Microbial redox transformations of arsenic (As) are coupled to dissimilatory iron and sulfate reduction in the wetlands, however, the processes involved are complex and poorly defined. In this study, we investigated the effect of dissimilatory iron and sulfate reduction on As dynamics in the wetland rhizosphere and its bioaccumulation in plants using greenhouse mesocosms. Results show that high Fe (50 μM ferrihydrite/g solid medium) and SO4 2− (5 mM) treatments are most favorable for As sequestration in the presence of wetland plants (Scirpus actus), probably because root exudates facilitate the microbial reduction of Fe(III), SO4 2−, and As(V) to sequester As(III) by incorporation into iron sulfides and/or plant uptake. As retention in the solid medium and accumulation in plants were mainly controlled by SO4 2− rather than Fe levels. Compared to the low SO4 2− (0.1 mM) treatment, high SO4 2− resulted in 2 times more As sequestered in the solid medium, 30 times more As in roots, and 49% less As in leaves. An As speciation analysis in pore water indicated that 19% more dissolved As was reduced under high SO4 2− than low SO4 2− levels, which is consistent with the fact that more dissimilatory arsenate-respiring bacteria were found under high SO4 2− levels.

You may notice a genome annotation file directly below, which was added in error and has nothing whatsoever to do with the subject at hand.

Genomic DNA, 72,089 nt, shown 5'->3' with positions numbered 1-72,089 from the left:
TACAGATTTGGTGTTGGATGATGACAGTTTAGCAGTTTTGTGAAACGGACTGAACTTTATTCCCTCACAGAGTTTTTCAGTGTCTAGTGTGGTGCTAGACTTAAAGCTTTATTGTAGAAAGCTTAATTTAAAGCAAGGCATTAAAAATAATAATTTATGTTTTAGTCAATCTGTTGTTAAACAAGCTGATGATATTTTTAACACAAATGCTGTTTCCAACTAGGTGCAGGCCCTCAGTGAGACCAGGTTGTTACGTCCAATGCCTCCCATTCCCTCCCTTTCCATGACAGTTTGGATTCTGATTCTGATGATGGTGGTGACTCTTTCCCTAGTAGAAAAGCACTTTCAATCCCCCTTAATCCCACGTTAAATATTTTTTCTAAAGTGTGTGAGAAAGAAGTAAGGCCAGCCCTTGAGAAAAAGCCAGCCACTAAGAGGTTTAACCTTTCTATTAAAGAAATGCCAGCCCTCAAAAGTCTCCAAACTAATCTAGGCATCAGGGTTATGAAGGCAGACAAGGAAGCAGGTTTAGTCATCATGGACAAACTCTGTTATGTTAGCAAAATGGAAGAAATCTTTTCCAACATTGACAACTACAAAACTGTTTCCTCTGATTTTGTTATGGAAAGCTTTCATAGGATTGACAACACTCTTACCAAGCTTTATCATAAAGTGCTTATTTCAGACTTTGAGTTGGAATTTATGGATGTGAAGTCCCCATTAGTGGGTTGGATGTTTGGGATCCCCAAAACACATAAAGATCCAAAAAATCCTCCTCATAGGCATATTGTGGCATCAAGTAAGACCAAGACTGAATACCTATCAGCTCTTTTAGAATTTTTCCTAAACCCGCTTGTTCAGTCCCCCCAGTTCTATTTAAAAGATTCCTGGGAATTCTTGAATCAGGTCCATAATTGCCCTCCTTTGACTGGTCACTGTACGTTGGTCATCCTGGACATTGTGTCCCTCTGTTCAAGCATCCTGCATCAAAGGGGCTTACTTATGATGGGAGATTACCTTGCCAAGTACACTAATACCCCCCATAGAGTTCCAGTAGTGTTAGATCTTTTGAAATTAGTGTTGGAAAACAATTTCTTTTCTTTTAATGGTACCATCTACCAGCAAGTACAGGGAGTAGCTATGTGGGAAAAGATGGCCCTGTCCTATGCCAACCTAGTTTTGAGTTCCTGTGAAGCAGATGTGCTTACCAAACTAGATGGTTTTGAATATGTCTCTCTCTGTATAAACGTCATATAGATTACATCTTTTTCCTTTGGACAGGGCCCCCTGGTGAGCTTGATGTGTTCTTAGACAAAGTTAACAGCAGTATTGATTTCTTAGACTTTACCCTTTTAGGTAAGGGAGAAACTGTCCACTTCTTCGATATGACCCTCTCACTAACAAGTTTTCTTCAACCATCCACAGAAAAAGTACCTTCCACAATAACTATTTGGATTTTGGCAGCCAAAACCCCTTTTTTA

All Science Journal Classification (ASJC) codes
- Environmental Engineering
- Environmental Chemistry
- Waste Management and Disposal
- Health, Toxicology and Mutagenesis
- Dissimilatory sulfate reduction